We can’t wait to lay our hands on Dancing the Death Drill. Keep your eye on Books LIVE for more details as they emerge.

Book details

  • The Lighter Side of Life on Robben Island: Banter, Past Times and Boyish Tricks by Fred Khumalo, Gugu Kunene, Paddy Harper
    EAN: 9780620540537
    Find this book with BOOK Finder!

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Read an excerpt from Lake of Memories – the new book in Bontle Senne’s Afrocentric fantasy adventure series

Shadow Chasers Book 2: Lake of Memories Cover2Cover Books has shared an excerpt from Bontle Senne’s new book, Shadow Chasers Book 2: Lake of Memories.

The book is the follow-up to Powers of the Knife, and part of the Shadow Chasers series, a contemporary Afrocentric fantasy adventure series.

The book will be launched on Saturday, 26 November at Skoobs Theatre of Books at Montecasino, when Senne will be chatting to Pamela Power.

“I’ve never been one to buy into the ‘Africans don’t want to read’ hype,” Senne said in a recent interview.

“I’m not saying that there isn’t a huge challenge for trade publishers and booksellers in South Africa. There is, of course. But the absence of relevant, engaging, local and accessible literature is something that is improving pretty slowly.”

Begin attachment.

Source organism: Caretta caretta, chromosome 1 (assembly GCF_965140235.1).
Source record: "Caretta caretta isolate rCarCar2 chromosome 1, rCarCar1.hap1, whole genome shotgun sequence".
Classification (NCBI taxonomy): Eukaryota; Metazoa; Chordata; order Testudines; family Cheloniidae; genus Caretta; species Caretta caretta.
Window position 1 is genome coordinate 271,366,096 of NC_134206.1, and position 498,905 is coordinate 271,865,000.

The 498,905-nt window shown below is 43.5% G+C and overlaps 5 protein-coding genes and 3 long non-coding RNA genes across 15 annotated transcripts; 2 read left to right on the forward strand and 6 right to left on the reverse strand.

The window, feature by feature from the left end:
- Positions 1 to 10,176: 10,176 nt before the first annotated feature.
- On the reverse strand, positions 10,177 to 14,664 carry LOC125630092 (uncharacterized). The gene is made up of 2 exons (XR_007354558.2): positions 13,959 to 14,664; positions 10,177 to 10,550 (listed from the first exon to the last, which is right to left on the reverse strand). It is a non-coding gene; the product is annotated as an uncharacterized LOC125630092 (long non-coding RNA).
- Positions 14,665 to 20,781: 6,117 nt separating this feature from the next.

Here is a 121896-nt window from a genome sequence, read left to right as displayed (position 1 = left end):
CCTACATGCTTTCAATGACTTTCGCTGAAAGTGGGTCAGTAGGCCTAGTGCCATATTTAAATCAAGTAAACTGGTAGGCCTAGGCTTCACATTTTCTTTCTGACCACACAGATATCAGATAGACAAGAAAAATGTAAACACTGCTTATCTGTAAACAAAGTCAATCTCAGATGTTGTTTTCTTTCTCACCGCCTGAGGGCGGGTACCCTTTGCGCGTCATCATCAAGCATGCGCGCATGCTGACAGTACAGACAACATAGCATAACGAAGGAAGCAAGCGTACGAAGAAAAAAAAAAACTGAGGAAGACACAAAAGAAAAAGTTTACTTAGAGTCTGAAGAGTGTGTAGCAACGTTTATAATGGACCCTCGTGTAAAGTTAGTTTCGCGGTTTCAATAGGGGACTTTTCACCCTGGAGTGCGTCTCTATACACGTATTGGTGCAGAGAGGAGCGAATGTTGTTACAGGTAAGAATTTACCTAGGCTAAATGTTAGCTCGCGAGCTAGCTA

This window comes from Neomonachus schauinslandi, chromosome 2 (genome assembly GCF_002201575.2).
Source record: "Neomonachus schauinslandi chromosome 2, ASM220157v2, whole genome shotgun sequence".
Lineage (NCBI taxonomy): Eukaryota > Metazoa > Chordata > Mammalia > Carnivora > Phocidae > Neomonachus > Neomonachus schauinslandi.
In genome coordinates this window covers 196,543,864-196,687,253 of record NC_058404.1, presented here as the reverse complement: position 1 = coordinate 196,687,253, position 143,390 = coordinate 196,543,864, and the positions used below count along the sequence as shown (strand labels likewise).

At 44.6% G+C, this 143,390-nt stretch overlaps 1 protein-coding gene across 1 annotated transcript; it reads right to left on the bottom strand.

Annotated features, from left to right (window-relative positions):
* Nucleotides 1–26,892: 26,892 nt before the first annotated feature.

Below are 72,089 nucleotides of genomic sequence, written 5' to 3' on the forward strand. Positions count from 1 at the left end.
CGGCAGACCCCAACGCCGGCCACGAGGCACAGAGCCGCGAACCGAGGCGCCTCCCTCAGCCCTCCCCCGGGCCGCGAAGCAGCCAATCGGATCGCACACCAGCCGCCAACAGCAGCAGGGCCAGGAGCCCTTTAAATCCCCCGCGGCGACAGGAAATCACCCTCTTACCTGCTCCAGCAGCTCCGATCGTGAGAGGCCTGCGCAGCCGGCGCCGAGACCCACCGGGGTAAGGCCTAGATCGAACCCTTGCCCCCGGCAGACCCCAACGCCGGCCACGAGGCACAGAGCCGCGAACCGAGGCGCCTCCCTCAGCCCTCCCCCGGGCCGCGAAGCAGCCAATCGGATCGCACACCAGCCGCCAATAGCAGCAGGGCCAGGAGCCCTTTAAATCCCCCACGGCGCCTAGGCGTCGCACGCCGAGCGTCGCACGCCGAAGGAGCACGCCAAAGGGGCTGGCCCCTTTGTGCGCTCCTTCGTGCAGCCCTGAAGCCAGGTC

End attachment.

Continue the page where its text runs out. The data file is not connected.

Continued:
* * * * *

 
Read an extract from Chapter 3 of the book:

They knock on the door and hear Gogo’s voice telling them to come in. As they enter the candle-lit room, they see that Gogo is already in bed.

“Zithembe, Nomthandazo,” Gogo says with her eyes closed. “I thought you would come.”

“You did?” Nom blurts out.

“Yes. You see, many years ago I was one of the Bhekizizwe, a Shadow Chaser. Just like you. I know why you are here,” she says. “You want Zithembe’s knife. You want to use it to get into the dreamworld, where the Army of Shadows lives, and rescue his mother. You will need to find her knife to do so. But I cannot help you. The Army of Shadows is too dangerous and powerful now.”

“But they have Mama,” Zithembe blurts out. “I have to rescue her, Gogo. She’s been trapped in the dreamworld for years.”